The prairie dogs who dwell in the burrows are able to stay warm in the winter and cool in the summer because of the way the burrows are constructed. They can be up to 33 feet long and nearly 10 feet deep, have efficient ventilation and prevent flooding in the tunnels and chambers. The burrow can have up to six entrances and contain chambers for babies, nighttime sleeping, wintertime refuge, and hiding from or even listening for predators.
Via: World Wildlife Fund
Via: Defenders of Wildlife
Bilby (Macrotis lagotis), also called greater bilby, dalgyte, or greater rabbit-eared bandicoot. They are small, burrowing, nocturnal, long-eared marsupial belonging to the family Thylacomyidae (order Peramelemorphia) and native to Australia. Bilbies are omnivorous. In addition to consuming the seeds of native grasses, plant bulbs, and fruits, bilbies prey upon insects (such as termites), worms, and small lizards and mammals. Many bilbies are killed annually by native predators such as wedge-tailed eagles (Aquila audax), carpet pythons (Morelia spilota), and monitor lizards (family Varanidae). But invasive animals like red foxes, feral cats, and dingoes are largely to blame for bilby mortality, as well as dingoes.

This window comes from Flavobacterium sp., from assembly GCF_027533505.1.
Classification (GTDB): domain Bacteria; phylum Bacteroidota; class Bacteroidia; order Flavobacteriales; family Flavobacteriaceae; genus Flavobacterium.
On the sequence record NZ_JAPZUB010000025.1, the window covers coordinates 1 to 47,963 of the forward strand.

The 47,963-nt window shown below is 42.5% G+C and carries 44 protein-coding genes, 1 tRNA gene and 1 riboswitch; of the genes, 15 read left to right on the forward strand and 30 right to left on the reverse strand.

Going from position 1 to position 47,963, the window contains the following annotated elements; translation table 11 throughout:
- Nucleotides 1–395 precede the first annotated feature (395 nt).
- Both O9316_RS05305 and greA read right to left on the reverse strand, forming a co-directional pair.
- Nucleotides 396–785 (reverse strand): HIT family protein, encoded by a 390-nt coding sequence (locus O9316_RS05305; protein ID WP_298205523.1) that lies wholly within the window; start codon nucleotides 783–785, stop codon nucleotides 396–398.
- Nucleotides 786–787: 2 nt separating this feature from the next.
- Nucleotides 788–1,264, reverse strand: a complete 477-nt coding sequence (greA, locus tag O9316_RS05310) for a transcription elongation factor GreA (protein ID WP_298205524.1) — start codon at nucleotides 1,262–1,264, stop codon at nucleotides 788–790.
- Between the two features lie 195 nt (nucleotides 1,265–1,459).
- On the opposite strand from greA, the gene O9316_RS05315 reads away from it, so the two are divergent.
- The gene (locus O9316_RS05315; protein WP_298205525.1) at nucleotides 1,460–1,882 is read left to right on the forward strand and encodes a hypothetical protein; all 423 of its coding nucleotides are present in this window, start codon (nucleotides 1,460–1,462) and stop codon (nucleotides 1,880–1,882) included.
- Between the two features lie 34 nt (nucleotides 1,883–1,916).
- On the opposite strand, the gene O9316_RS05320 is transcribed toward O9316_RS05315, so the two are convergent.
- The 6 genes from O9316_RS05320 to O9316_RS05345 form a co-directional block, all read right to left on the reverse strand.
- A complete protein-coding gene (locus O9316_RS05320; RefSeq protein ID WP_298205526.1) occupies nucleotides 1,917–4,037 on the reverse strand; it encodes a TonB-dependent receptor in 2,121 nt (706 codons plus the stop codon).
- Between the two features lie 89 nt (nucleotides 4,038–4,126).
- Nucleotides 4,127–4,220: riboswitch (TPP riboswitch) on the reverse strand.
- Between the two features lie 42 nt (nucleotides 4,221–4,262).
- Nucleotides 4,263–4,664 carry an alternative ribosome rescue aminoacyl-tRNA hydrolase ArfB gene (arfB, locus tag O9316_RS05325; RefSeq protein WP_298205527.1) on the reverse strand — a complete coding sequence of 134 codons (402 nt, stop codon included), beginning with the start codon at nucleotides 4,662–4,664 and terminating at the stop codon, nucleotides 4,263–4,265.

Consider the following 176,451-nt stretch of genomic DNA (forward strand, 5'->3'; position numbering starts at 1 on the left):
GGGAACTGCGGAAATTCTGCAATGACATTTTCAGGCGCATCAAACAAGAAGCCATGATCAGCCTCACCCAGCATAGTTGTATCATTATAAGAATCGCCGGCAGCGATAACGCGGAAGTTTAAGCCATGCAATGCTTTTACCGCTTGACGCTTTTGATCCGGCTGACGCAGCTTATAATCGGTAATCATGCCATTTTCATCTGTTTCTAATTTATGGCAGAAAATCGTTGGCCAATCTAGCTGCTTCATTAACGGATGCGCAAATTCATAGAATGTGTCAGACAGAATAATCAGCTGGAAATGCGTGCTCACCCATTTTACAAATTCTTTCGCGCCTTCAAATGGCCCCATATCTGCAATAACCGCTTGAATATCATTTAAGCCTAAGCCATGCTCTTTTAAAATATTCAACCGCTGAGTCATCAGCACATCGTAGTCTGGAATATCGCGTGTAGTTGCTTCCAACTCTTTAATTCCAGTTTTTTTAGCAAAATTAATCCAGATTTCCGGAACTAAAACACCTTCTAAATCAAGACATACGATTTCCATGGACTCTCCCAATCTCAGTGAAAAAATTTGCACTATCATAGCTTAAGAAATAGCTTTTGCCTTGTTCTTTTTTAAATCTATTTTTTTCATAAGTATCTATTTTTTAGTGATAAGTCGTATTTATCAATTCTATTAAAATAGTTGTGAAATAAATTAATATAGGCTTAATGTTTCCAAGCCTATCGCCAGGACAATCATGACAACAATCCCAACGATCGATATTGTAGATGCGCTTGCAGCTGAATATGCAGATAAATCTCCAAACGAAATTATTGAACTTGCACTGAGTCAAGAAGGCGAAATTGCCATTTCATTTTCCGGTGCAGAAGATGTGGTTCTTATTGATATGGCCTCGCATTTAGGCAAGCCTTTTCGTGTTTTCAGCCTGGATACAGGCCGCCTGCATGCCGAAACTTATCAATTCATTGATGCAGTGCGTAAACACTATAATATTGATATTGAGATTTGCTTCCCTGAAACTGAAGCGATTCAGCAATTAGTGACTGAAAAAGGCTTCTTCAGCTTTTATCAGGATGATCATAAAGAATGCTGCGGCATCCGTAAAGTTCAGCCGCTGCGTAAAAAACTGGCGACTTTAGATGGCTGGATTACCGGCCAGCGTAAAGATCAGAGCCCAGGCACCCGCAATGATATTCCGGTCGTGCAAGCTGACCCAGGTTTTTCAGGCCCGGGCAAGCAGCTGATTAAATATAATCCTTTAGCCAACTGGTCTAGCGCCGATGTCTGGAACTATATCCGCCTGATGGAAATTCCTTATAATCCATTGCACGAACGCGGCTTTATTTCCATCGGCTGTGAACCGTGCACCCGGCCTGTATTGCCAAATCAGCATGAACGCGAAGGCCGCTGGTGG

Uniquely, bilby burrows spiral downward, providing the animal with an additional layer of protection from potential predators. A bilby frequently has more than one of the tunnels, which can be up to 10 feet long and 6.5 feet deep. Young bilbies remain in the burrow after they have left their mother’s pouch while she departs to graze at dusk.
Via: ABC News
The mole of the Talpidae family is perfectly built for a burrowing lifestyle. It has become somewhat of a pest in many regions due to its prowess at digging and burrowing. The central chamber from which a number of tunnels extend is the home of the European mole, which may be found from western Europe east into Russia. The mole has small eyes since it doesn’t need good vision because it spends most of its time underground. Its hearing, touch, and smell capabilities are all highly developed at the same time.